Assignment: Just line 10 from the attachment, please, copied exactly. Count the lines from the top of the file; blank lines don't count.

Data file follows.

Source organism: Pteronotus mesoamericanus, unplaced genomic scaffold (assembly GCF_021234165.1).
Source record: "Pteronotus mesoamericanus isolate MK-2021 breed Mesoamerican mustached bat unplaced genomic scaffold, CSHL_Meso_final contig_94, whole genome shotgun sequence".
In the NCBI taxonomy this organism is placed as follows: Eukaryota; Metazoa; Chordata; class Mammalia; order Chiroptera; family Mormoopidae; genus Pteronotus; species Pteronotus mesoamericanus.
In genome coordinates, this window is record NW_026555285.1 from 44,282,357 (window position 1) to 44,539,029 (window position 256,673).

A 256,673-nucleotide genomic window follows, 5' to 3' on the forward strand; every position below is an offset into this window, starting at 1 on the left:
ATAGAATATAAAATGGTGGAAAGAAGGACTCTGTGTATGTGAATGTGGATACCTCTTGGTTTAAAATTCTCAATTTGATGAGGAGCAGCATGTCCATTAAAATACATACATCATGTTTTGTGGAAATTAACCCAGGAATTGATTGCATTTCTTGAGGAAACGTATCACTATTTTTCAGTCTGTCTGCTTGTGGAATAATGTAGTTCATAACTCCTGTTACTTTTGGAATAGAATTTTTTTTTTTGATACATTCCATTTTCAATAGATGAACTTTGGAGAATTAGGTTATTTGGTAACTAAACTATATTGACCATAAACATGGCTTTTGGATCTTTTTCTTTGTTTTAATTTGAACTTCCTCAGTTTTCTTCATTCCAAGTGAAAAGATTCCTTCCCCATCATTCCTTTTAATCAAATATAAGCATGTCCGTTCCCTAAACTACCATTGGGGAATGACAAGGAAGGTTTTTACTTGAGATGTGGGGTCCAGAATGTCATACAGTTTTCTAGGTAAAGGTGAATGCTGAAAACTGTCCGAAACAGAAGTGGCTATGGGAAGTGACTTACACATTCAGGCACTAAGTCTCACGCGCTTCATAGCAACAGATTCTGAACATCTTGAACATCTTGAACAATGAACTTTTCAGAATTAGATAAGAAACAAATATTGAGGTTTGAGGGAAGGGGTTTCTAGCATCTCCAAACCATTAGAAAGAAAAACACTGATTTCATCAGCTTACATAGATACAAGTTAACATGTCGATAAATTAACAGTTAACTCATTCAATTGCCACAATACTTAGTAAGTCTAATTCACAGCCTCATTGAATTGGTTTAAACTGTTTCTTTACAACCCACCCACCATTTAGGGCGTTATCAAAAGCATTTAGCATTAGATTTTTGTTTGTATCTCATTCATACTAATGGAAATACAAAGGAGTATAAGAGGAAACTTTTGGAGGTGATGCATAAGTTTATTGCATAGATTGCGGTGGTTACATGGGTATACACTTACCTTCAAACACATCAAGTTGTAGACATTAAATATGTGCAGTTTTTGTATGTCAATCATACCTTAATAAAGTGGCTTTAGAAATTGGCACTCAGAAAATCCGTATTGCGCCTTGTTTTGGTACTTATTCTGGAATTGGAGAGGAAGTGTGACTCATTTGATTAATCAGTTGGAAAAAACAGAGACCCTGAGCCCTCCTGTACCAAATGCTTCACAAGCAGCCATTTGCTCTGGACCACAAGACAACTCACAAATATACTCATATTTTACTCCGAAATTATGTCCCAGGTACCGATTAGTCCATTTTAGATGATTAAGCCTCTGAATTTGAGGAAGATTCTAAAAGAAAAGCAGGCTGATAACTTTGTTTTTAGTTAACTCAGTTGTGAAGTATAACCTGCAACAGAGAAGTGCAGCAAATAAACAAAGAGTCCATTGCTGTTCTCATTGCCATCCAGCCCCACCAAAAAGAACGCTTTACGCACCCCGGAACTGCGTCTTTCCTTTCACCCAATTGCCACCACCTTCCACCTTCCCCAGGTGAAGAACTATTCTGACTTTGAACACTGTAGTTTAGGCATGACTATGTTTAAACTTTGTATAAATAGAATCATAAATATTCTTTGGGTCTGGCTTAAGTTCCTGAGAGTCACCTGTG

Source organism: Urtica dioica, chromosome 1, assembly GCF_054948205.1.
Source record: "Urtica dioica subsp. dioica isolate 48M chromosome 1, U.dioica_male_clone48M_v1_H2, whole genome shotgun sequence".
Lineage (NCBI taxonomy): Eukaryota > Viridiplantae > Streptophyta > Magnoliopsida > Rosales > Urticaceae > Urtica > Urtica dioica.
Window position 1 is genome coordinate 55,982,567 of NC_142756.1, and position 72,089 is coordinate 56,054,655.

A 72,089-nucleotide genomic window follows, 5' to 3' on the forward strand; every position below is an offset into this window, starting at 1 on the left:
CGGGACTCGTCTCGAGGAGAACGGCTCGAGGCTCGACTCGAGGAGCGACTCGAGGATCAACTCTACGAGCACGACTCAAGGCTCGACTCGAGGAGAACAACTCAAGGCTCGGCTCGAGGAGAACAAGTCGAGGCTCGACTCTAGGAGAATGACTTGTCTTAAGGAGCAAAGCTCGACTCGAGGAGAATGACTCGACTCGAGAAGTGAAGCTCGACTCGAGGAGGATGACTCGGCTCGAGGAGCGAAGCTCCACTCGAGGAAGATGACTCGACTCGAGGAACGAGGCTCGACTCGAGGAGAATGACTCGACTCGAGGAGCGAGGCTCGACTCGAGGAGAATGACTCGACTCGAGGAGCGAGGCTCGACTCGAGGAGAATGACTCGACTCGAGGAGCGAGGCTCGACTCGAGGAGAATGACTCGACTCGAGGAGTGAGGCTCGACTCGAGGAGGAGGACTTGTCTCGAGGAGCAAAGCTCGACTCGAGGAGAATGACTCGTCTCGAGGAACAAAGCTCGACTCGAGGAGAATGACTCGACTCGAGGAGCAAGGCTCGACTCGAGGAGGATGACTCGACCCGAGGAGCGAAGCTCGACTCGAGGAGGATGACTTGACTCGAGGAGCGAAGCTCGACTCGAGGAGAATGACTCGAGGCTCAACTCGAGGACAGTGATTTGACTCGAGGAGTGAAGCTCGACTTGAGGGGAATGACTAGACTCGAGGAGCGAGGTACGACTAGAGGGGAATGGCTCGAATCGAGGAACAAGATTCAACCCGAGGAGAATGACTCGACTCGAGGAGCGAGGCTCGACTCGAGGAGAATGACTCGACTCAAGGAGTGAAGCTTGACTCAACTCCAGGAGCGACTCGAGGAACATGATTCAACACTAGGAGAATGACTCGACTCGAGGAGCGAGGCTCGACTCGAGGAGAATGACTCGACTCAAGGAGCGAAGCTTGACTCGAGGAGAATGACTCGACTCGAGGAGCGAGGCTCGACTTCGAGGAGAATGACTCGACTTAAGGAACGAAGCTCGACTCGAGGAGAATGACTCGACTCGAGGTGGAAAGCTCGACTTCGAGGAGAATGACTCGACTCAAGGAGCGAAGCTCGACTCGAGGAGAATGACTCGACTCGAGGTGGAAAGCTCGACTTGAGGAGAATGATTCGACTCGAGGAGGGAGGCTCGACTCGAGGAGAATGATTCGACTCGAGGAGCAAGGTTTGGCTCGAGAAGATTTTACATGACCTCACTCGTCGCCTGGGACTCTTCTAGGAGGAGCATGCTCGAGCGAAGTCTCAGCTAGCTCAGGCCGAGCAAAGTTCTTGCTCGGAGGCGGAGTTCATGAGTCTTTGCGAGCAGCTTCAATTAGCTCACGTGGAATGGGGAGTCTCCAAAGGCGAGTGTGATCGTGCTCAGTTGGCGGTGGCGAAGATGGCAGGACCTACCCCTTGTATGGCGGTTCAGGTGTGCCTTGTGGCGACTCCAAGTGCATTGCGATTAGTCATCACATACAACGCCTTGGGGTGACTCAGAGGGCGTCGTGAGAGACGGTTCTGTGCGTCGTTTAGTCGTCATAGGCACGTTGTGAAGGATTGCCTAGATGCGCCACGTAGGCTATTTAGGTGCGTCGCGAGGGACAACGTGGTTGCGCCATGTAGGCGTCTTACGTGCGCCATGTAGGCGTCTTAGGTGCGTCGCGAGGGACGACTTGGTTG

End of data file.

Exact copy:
Window position 1 is genome coordinate 55,982,567 of NC_142756.1, and position 72,089 is coordinate 56,054,655.